Indian 'Polar Satellite Launch' Vehicle Launched Sucessfully
CHENNAI: The countdown for the launch of an Indian rocket that will carry five foreign satellites is progressing smoothly, the Indian space agency ISRO said.
According to Indian Space Research Organisation (ISRO), the countdown for the launch of rocket Polar Satellite Launch Vehicle (PSLV-C23) has been launched.
The 49-hour countdown for the rocket’s flight started at India’s rocket port in Sriharikota in Andhra Pradesh around 80 km from here.
Prime Minister Narendra Modi is scheduled to witness the rocket launch.
This is the first space mission after the National Democratic Alliance (NDA) government's coming to power.
The five satellites are from four countries - France, Germany, Canada and Singapore.
The rocket's main luggage will be the 714-kg French earth observation satellite SPOT-7. The other satellites are: 14-kg AISAT of Germany; NLS7.1 (CAN-X4) and NLS7.2 (CAN-X5) from Canada each weighing 15 kg; and the seven-kg VELOX-1 of Singapore.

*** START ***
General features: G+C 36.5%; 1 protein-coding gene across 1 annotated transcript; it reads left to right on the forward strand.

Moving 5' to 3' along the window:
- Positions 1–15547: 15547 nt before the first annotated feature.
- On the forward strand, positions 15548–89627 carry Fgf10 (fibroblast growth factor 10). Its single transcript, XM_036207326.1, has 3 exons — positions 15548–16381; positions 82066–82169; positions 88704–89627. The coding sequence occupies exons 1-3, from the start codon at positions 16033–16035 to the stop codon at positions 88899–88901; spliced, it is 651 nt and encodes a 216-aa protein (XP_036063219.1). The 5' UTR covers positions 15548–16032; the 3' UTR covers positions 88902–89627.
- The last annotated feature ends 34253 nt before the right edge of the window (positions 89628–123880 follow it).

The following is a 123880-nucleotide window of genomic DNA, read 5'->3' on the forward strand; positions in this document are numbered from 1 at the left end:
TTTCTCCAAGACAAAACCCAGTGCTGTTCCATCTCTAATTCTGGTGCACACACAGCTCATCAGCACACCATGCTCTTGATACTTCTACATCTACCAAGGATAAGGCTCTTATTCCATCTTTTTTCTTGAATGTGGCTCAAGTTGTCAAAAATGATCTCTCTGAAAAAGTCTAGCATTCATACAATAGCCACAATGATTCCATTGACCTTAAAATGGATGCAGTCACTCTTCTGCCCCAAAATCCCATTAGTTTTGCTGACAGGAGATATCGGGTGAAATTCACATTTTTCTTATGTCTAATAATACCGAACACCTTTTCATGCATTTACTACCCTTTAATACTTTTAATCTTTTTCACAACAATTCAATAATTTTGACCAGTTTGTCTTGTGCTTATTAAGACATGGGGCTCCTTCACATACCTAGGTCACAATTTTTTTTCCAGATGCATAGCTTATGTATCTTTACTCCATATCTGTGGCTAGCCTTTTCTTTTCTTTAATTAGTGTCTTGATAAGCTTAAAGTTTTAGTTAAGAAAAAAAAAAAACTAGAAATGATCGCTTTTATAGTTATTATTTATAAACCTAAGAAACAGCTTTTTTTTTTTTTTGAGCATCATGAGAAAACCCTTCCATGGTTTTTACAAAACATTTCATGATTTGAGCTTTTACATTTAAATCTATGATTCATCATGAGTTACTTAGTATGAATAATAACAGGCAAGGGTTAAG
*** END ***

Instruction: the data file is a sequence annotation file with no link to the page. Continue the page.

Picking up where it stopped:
The satellites are being launched under commercial arrangements that Antrix Corporation has entered into with the respective foreign agencies.
ISRO officials are hoping that the agency’s around 20-minute crucial space mission will turn out to be a grand success.
As per the mission plan, the rocket will first release its heaviest and most costly luggage -SPOT-7 - at around 18 minutes after the launch.
India had launched another French satellite - the 712-kg SPOT-6 in 2012. The latest in the SPOT family of satellites is the SPOT-7.
Incidentally SPOT-7 is the heaviest foreign satellite to be carried by PSLV.
The ejection of SPOT-7 will be followed by AISAT (Germany), NLS7.1, NLS7.2 (both from Canada) and VELOX-1 (Singapore).
Starting from 1999, India has launched 35 foreign satellites till date using its PSLV rocket. The successful launch of five satellites Monday would take the tally to 40.
India began its space journey in 1975 with the launch of Aryabhatta - using a Russian rocket - and till date it has completed over 100 space missions including missions to the Moon and Mars.